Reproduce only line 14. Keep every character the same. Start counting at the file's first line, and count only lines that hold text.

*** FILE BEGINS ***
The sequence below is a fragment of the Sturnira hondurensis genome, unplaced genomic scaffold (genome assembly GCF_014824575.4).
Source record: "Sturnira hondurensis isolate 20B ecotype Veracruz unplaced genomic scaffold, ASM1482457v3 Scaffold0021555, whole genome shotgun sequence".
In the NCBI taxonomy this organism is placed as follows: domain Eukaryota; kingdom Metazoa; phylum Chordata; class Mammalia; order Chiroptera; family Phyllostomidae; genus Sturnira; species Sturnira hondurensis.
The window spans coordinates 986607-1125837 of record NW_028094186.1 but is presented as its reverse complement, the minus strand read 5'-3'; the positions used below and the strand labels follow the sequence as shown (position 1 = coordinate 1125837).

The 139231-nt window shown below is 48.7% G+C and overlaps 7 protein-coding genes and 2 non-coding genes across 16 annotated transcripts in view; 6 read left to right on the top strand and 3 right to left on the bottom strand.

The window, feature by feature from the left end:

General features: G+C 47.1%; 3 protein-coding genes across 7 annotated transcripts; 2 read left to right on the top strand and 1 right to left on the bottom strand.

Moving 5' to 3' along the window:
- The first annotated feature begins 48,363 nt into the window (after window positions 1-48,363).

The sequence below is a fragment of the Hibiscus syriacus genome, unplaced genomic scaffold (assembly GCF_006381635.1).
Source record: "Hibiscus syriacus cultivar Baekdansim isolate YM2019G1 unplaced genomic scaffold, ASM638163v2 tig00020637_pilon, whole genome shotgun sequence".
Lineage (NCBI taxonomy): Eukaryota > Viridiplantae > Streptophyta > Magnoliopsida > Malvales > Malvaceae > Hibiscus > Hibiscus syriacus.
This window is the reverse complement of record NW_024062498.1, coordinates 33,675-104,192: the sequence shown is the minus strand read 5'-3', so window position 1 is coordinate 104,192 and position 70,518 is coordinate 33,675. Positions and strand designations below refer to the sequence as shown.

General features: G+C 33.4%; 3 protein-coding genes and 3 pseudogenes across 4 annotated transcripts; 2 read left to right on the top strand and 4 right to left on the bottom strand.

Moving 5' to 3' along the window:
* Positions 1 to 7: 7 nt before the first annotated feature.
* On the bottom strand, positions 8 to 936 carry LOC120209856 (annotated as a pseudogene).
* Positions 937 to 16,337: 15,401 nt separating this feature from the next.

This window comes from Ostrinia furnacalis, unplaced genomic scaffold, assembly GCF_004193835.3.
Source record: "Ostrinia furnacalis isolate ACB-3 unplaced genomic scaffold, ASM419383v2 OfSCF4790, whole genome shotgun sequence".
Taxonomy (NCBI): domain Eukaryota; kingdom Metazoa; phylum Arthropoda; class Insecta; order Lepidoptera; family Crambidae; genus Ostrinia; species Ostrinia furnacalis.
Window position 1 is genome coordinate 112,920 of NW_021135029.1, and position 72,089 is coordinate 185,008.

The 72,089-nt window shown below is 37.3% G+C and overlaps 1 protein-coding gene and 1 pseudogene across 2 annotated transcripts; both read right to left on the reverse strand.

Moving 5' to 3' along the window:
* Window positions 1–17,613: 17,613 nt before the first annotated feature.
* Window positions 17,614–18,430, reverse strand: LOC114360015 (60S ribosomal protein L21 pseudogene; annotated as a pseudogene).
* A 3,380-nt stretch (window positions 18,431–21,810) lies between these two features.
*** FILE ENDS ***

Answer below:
General features: G+C 33.4%; 3 protein-coding genes and 3 pseudogenes across 4 annotated transcripts; 2 read left to right on the top strand and 4 right to left on the bottom strand.